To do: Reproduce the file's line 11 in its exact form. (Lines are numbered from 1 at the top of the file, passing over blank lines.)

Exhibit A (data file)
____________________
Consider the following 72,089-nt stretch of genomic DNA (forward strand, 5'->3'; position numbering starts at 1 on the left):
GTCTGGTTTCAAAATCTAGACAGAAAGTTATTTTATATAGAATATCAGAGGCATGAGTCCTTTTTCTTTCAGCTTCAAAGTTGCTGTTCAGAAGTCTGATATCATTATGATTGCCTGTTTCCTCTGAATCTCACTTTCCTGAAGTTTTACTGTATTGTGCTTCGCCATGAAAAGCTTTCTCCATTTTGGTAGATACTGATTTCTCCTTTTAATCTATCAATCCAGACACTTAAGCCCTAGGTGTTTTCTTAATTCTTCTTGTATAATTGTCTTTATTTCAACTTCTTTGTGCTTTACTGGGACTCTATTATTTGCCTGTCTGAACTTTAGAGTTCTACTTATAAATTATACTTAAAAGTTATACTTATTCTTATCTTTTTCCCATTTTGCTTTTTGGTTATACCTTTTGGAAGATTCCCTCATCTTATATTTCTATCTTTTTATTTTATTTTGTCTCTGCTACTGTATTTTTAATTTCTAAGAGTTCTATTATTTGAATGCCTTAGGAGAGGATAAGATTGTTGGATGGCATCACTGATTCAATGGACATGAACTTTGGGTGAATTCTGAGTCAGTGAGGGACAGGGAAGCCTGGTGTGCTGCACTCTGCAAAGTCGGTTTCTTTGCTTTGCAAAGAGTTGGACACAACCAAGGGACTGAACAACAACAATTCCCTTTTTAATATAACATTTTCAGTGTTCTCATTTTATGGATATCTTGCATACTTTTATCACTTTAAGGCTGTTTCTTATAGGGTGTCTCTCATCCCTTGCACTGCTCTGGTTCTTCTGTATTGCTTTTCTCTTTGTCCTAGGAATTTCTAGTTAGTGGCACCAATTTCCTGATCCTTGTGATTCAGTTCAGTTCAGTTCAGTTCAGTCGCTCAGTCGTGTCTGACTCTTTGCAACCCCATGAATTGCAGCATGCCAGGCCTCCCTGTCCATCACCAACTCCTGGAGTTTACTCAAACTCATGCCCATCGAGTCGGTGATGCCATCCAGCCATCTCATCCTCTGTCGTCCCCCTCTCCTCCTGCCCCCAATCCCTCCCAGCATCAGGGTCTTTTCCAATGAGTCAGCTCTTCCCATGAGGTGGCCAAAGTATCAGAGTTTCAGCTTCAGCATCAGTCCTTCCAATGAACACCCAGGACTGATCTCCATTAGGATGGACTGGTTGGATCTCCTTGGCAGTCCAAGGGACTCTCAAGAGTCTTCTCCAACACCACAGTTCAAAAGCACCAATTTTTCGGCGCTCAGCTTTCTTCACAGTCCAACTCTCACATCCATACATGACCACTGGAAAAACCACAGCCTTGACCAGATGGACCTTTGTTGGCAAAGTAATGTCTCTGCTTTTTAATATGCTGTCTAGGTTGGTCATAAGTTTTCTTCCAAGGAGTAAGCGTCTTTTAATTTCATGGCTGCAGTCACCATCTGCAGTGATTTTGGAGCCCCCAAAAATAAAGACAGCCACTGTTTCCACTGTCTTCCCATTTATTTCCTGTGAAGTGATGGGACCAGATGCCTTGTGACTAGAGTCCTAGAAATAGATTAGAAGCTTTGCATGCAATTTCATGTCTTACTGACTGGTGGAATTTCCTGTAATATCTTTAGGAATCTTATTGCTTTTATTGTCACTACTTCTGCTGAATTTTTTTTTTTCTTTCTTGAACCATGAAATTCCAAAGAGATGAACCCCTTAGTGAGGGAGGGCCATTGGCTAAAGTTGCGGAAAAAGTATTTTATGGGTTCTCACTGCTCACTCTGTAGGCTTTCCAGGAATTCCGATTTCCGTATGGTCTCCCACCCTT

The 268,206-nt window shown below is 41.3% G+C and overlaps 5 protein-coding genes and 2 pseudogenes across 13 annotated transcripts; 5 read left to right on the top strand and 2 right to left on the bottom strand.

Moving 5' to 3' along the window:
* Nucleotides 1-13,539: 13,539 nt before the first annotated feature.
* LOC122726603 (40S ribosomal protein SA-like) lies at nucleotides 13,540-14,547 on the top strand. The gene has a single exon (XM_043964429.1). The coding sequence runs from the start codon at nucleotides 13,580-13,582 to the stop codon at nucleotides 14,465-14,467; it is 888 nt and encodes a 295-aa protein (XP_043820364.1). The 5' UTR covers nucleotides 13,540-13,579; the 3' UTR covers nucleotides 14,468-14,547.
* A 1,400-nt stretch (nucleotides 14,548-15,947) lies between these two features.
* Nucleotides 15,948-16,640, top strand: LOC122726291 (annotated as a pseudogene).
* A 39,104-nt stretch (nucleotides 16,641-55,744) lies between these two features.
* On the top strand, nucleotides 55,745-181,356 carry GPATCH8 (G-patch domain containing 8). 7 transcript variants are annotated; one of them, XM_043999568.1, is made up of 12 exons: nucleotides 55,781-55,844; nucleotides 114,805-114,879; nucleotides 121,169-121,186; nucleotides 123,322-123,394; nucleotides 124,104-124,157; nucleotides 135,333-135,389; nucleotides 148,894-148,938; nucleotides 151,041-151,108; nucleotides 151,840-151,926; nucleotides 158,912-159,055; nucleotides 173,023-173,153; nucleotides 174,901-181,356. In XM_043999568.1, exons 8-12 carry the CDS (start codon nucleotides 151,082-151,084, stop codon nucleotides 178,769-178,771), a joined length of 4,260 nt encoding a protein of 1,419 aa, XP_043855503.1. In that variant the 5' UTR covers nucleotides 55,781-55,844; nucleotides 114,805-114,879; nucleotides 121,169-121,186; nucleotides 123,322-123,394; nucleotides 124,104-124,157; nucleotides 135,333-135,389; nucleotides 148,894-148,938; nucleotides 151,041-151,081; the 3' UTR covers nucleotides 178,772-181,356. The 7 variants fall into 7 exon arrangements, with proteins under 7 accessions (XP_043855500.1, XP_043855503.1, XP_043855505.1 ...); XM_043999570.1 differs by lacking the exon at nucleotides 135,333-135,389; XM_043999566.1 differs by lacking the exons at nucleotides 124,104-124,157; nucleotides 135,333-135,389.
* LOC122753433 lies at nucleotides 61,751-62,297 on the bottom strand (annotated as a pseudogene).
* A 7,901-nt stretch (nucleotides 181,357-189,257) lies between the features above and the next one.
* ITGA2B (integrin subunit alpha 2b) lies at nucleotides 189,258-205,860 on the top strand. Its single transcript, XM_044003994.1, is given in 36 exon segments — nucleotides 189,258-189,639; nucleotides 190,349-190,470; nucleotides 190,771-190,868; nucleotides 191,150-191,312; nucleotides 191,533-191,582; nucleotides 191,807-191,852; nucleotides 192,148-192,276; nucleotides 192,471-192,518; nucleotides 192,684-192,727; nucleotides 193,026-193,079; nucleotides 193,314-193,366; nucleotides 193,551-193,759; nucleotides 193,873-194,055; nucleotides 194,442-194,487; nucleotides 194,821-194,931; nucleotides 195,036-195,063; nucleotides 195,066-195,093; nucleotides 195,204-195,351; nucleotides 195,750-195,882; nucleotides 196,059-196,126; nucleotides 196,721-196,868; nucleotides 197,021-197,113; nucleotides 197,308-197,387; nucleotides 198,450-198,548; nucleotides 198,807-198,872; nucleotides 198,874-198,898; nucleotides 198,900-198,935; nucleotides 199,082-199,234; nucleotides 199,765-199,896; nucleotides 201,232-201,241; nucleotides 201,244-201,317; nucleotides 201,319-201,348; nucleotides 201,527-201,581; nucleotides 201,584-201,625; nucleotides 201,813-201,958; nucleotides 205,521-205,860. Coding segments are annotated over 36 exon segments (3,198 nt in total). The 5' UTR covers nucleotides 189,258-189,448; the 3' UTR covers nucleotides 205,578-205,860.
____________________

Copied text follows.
* LOC122753433 lies at nucleotides 61,751-62,297 on the bottom strand (annotated as a pseudogene).